U.S. stocks finished uninspiring session mixed on Monday as investors kick off the busiest week of the year for corporate earnings and economic data.
When the closing bell rang, the S&P 500 was up 0.1%, the Dow gained 0.3%, and the tech-heavy Nasdaq was the laggard, falling some 0.4%.
Last week, all three major indexes logged weekly advances with the S&P 500's advance since mid-June lows coming in at about 8%. The Nasdaq has gained over 10% during this period.
In the coming days, quarterly results from over 150 companies in the S&P 500 are expected, with Wednesday's policy announcement from the Federal Reserve and Thursday's GDP data also expected to move markets. On Tuesday, headline earnings will include results from McDonald's, Alphabet, and Microsoft.
And yet as always happens in markets, surprise announcements had some stocks on the move early Monday.
Shares of Weber (WEBR) fell over 12% after the company announced the departure of its CEO and offered preliminary results for its most recent quarter that disappointed. The grill maker cited slower retail traffic in-store and online, as well as forex pressures, in cutting its outlook.
Weber also said it is, "pursuing a number of financial transformation initiatives, which may include workforce reductions, reducing other COGS and SG&A expenses, as well as tightening its global inventory levels and working capital positions." Weber also suspended its dividend.
Shares of WWE (WWE) were also on the move on Monday, gaining over 8% after the company announced late Friday its founder Vince McMahon would retire following reports regarding hush money paid to cover up sexual misconduct through the years.
WWE said Monday it would restate past financials to account for expenses made by McMahon, and said McMahon's daughter, Stephanie, and Nick Khan would be elevated to the co-CEO role. Former wrestler Paul Levesque, known as Triple H in the ring, will be the company's creative director.
The company also said second-quarter revenue is expected to come in better than expectations.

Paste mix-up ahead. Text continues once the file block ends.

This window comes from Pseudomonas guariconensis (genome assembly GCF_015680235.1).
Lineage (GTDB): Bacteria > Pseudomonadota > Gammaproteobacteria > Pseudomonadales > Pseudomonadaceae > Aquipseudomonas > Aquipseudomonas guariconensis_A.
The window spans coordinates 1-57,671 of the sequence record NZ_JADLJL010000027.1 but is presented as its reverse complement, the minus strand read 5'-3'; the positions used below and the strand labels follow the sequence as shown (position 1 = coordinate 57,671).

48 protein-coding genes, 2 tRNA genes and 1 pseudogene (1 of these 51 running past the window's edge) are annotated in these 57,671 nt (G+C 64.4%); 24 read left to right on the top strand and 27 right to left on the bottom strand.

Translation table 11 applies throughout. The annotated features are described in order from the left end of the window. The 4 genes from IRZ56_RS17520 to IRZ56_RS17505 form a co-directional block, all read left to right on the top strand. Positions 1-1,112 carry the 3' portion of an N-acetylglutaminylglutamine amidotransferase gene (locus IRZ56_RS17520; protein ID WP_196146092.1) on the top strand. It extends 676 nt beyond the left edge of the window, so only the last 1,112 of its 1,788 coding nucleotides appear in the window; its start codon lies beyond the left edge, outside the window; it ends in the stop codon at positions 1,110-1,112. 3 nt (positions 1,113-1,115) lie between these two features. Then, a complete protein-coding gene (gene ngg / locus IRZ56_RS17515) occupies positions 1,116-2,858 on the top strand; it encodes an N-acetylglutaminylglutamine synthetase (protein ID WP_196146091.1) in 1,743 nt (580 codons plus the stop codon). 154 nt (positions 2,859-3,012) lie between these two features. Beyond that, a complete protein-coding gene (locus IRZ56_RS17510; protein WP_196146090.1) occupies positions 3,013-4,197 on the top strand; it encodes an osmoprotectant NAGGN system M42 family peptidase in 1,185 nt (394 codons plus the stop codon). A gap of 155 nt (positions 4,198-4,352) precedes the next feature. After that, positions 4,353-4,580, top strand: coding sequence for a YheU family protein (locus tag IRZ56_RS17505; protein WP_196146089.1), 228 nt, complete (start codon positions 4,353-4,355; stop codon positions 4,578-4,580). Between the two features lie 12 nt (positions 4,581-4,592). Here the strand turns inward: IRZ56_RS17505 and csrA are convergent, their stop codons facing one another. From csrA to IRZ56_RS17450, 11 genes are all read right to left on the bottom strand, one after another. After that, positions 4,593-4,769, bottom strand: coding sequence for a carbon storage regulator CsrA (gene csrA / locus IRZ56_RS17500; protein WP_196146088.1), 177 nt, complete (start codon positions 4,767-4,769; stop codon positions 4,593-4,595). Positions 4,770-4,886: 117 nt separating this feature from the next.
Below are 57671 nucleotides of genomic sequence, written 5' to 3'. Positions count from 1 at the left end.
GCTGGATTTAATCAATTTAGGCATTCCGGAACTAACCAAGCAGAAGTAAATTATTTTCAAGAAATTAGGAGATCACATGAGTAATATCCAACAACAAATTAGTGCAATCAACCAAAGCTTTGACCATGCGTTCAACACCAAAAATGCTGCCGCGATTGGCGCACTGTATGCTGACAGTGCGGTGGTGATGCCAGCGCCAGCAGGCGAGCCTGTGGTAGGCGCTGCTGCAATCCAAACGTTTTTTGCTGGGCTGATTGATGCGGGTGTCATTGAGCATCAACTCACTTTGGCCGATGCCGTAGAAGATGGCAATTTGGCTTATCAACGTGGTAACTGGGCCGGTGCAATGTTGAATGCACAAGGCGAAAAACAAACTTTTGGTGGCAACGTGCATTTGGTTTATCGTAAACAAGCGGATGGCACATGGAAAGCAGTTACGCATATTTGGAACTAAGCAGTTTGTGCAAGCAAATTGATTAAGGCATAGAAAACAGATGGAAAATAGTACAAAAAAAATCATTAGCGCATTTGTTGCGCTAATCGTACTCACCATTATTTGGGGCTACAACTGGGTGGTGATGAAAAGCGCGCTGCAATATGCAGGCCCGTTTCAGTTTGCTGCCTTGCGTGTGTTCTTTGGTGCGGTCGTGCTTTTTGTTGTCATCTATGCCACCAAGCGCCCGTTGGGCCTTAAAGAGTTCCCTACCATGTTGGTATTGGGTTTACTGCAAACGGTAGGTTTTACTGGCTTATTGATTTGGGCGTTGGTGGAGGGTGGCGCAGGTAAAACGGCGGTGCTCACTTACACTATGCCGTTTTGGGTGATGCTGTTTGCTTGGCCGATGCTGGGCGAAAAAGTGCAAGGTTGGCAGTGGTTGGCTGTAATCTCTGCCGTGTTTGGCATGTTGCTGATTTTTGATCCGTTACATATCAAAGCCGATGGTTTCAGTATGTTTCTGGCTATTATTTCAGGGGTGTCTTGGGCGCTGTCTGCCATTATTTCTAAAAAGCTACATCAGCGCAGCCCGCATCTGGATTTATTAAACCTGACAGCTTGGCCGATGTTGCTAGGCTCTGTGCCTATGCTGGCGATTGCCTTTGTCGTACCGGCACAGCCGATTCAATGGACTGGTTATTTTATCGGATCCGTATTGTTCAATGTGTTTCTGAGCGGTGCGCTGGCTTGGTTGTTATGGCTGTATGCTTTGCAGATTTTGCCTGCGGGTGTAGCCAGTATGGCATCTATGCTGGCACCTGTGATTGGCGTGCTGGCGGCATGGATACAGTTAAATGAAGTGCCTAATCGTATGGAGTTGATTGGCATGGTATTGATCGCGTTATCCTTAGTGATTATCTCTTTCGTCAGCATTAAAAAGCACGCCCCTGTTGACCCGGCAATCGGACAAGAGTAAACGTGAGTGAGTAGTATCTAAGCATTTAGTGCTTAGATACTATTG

Tesla (TSLA) was also making headlines Monday morning after the company disclosed in its most recent 10-Q it received a second subpoena from the SEC related to Elon Musk's tweets about the company going private back in 2018.
Musk and Tesla were also in the news over the weekend after the Wall Street Journal reported an affair between Musk and the ex-wife of Google co-founder Sergey Brin spurred Brin's divorce, which was disclosed earlier this year. Musk tweeted late Sunday the report was "total bs."
Tesla shares fell 1.4% on Monday.
Another bear market rally?
"Whether it’s a rally from an established bottom by the market or a 'bear market rally,' there’s fodder for argument between bulls and bears in any given moment in day to day market action," said John Stoltzfus, chief market strategist at Oppenheimer Asset Management in a note to clients on Monday.
Looking at sector-level performance since June 16, Stoltzfus and his team note the rally since June 16 has been almost a mirror image of the market's performance this year.
Ten of 11 S&P 500 sectors are higher since the mid-June lows, with only Energy (XLE) seeing losses over this period, falling over 7%. On a year-to-date basis, Energy remains the only S&P 500 sector higher in 2022 through Friday's close, up some 28%.
The Consumer Discretionary (XLY) has led the market since mid-June, rising over 15% in the last five weeks. Year-to-date, this has been the second-worst performing sector in the S&P 500, falling 24% through Friday, with only Communication Services (XLC) — down almost 30% in 2022 — faring worse.